Well done Eric I like it!



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Graham Whistler


Posted by jk: Sat Nov 9th, 2019 08:43 110th Post
chrisbet wrote:
The photo was taken without the human subject being aware I was taking it - the horse however has clocked me - see his eye!

It was one of a burst and either the person or the horse was clear of distractions - definitely impossible to have moved the seats !!

Maybe a cut & shut from the other photos can restore the legs and produce a composite image. Way outside my editing skills!

Had she been closer to the horse - as I had expected her to be - then the problem may not have existed.

I prefer this photo as an image.  The two trees frame well.  I would just lighten the horse a little in Photoshop.



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Posted by Eric: Sat Nov 9th, 2019 13:37 111th Post
jk wrote:
I prefer this photo as an image.  The two trees frame well.  I would just lighten the horse a little in Photoshop. I suppose we could combine them. :thumbs:


.



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Posted by jk: Sat Nov 9th, 2019 16:03 112th Post
Very fine edit Eric.
:bowing:



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Posted by chrisbet: Sun Sep 27th, 2020 18:18 113th Post
Well, having just made it back from an exciting week in Tuscany here is just the first of many images I took - it caught my eye on a quick flick through as it has a great sensation of power and movement.

Click here to comment on this image.



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Posted by Robert: Sun Sep 27th, 2020 21:13 114th Post
Yes, lots of action, only one foot on the ground?

Higher shutter speeds help when there is lots of movement, that said you don't want to eliminate all movement blur.

I remember many years ago there was a discussion here about spoke blur and shutter speed for racing bikes, you don't want too much blur or the spokes will disappear, which makes the bike looks silly with no spokes...  Same applies to airplanes with propellors. Do you go for a disk or frozen prop, most like a reasonably blurred propellor.

I think this would be an activity I would use shutter priority, most of my photography is aperture priority, because I usually want to control depth of focus



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Posted by chrisbet: Sun Sep 27th, 2020 22:13 115th Post
Yes, only one foot on the ground - canter is a three beat action with a period of suspension in between so at one point there are no feet on the ground!



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Posted by Eric: Mon Sep 28th, 2020 08:11 116th Post
chrisbet wrote:
Yes, only one foot on the ground - canter is a three beat action with a period of suspension in between so at one point there are no feet on the ground! Showing my equestrian ignorance ....do horses ‘canter’ naturally? I wondered if they have been conditioned to do while being ridden or whether they adopt that style of motion in the wild....or even running riderless about the paddock?

We had two horses in the field where I was photographing kites and they seemed to either walk or gallop around chasing each other. There didn’t seem to be any in between.

Last edited on Mon Sep 28th, 2020 08:14 by Eric



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Posted by chrisbet: Mon Sep 28th, 2020 16:04 117th Post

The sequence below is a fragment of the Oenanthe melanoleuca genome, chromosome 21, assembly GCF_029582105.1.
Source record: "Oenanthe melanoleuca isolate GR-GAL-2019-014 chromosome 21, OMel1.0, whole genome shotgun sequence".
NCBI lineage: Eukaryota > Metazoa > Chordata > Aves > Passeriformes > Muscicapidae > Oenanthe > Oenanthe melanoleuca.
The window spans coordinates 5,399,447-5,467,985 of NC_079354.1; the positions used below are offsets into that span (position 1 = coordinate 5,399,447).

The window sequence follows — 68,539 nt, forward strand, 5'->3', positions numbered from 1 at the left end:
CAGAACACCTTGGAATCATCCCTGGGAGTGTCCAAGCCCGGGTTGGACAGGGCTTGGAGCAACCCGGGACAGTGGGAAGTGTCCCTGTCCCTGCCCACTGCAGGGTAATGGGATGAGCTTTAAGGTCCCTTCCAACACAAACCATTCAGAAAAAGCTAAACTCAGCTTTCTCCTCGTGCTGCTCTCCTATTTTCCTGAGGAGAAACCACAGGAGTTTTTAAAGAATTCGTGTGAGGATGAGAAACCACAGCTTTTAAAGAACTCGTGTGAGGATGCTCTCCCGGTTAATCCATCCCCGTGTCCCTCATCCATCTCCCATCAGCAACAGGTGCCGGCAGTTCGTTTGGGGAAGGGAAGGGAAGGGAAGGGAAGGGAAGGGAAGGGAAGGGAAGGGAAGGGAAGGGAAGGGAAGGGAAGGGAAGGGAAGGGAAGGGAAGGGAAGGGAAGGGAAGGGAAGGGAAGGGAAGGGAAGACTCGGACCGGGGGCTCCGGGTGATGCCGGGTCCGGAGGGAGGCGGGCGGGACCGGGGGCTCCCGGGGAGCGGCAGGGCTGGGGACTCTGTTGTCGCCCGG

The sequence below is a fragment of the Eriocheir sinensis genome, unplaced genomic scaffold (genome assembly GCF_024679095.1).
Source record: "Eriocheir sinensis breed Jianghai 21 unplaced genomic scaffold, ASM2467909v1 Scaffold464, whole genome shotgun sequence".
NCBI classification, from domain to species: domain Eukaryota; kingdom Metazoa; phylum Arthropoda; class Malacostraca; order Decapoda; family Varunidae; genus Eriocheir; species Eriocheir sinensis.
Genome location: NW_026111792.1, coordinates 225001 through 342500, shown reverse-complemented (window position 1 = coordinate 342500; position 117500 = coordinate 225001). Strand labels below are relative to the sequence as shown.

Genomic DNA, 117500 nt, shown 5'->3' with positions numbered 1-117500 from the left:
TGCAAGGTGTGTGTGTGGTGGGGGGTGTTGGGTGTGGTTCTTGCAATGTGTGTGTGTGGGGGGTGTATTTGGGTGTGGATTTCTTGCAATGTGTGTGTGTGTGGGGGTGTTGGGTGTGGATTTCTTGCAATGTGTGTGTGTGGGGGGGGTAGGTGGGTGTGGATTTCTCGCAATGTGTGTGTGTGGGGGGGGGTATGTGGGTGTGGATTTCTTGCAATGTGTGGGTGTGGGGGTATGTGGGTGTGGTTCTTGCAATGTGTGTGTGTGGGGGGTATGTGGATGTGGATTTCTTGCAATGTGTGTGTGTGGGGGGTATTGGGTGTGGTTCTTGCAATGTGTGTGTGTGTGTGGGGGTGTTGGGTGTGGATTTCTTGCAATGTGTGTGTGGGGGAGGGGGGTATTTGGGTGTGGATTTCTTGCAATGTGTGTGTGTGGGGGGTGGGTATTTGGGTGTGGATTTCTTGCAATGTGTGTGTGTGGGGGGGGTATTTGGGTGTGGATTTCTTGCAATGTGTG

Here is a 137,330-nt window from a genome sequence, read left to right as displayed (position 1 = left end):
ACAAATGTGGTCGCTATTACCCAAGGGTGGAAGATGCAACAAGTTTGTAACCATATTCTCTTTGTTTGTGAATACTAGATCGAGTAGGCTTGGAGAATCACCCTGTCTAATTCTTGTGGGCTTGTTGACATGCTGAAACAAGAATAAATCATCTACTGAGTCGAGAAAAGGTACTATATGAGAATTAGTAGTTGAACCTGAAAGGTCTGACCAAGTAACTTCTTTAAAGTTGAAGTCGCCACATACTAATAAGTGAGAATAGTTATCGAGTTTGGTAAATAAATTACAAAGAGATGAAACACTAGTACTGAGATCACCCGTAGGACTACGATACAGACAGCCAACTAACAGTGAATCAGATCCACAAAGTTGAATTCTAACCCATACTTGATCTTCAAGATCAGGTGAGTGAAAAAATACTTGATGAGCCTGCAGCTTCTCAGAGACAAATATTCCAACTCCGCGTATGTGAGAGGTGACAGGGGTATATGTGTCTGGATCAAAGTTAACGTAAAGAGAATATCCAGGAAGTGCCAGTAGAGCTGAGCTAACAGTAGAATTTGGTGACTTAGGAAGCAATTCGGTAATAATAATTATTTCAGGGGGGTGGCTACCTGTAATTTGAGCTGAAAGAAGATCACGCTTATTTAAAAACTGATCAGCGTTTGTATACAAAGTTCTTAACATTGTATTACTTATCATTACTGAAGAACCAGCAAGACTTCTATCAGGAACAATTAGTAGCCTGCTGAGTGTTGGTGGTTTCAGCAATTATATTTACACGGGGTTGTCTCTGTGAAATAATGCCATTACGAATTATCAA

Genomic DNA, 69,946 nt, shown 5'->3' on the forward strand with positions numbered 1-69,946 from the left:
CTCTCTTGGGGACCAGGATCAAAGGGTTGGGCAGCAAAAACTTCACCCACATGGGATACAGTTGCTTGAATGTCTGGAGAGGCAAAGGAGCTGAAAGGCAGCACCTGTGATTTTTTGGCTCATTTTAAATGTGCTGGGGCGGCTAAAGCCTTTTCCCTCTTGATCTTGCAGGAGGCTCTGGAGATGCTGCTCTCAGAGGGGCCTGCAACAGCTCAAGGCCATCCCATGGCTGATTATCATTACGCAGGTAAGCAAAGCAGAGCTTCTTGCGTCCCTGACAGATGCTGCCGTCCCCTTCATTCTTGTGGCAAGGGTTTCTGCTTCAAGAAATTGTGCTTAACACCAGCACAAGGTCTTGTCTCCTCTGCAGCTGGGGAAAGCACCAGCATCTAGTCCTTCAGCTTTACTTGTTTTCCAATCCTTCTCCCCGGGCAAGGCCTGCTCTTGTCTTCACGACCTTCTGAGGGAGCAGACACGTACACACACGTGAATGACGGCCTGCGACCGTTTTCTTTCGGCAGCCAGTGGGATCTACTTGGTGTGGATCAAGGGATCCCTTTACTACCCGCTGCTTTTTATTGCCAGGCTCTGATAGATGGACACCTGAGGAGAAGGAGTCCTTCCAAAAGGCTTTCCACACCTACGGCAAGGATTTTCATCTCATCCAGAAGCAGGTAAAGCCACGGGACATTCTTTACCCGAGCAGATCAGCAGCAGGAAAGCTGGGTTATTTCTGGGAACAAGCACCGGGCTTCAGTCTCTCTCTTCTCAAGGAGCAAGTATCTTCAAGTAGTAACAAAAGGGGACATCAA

Horses naturally have 4 gaits - walk which a 4 beat, trot which is 2 beat with diagonal pairs of legs, canter which is a mixture of trot with one pair of legs and individual strides with the other pair so 3 beat and gallop which is 4 beat.

In the picture Scully is on her hind off and about to land the fore off and hind near in the trot stride, followed by the pause and then the near fore.

Then you have horses that tolt, a trot stride but using pairs of legs on the same side (very wobbly!) and horses that canter disunited (front legs out of sync with the rears).

All these are natural gaits. Walk, trot and canter have three sub divisions - collected, working and extended - these have different stride lengths.

Then you have trained gaits  like spanish walk and the american trotters, plus dressage moves like tempi changes, flying changes (both canter based) and things like piaffe, passage and pirouette - all exaggerated display movements.

Lol - you did ask someone passionate about horses :lol:



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Posted by jk: Mon Sep 28th, 2020 18:18 118th Post
Lost me there at an easy canter!
 :lol:
Best rein me in before I become unseated.



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Posted by chrisbet: Mon Sep 28th, 2020 18:23 119th Post
Lol - you still have more nouse than some I meet sitting on a horse!



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Posted by Eric: Mon Sep 28th, 2020 23:09 120th Post
chrisbet wrote:
Lol - you still have more nouse than some I meet sitting on a horse!

Click here to comment on this image.



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Posted by chrisbet: Tue Sep 29th, 2020 07:36 121st Post
You would probably win!

Tess & Clodia would have to be armed with poo scoops though :lol:



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Posted by Eric: Tue Sep 29th, 2020 10:03 122nd Post
You’ve started something now!

Coincidentally, Jan has been sorting through photos from a visit to the Haras du Pin we made a couple of years back. It included a pageant with the many horses on parade. 

Every single one of them has only one foot on the ground....apart from a couple that are completely airborne. The things you don’t notice.



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Eric